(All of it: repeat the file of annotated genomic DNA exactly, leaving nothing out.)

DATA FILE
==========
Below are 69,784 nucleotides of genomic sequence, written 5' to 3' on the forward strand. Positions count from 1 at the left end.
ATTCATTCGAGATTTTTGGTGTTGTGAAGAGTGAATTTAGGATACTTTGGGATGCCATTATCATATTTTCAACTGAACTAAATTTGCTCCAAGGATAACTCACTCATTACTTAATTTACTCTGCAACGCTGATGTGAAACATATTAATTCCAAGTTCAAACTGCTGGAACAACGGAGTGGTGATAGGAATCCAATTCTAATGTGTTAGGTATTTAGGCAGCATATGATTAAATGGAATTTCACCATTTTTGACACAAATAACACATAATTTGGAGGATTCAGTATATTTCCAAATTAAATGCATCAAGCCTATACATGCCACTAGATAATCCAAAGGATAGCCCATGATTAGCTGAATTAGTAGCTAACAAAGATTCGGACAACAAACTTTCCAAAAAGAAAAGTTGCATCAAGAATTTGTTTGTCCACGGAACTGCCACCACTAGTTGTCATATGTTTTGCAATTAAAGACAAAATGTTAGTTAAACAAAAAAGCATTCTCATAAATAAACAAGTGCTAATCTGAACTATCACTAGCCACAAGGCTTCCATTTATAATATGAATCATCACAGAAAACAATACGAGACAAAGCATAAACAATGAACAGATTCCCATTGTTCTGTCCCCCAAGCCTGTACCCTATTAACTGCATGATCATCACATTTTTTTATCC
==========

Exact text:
Below are 69,784 nucleotides of genomic sequence, written 5' to 3' on the forward strand. Positions count from 1 at the left end.
ATTCATTCGAGATTTTTGGTGTTGTGAAGAGTGAATTTAGGATACTTTGGGATGCCATTATCATATTTTCAACTGAACTAAATTTGCTCCAAGGATAACTCACTCATTACTTAATTTACTCTGCAACGCTGATGTGAAACATATTAATTCCAAGTTCAAACTGCTGGAACAACGGAGTGGTGATAGGAATCCAATTCTAATGTGTTAGGTATTTAGGCAGCATATGATTAAATGGAATTTCACCATTTTTGACACAAATAACACATAATTTGGAGGATTCAGTATATTTCCAAATTAAATGCATCAAGCCTATACATGCCACTAGATAATCCAAAGGATAGCCCATGATTAGCTGAATTAGTAGCTAACAAAGATTCGGACAACAAACTTTCCAAAAAGAAAAGTTGCATCAAGAATTTGTTTGTCCACGGAACTGCCACCACTAGTTGTCATATGTTTTGCAATTAAAGACAAAATGTTAGTTAAACAAAAAAGCATTCTCATAAATAAACAAGTGCTAATCTGAACTATCACTAGCCACAAGGCTTCCATTTATAATATGAATCATCACAGAAAACAATACGAGACAAAGCATAAACAATGAACAGATTCCCATTGTTCTGTCCCCCAAGCCTGTACCCTATTAACTGCATGATCATCACATTTTTTTATCC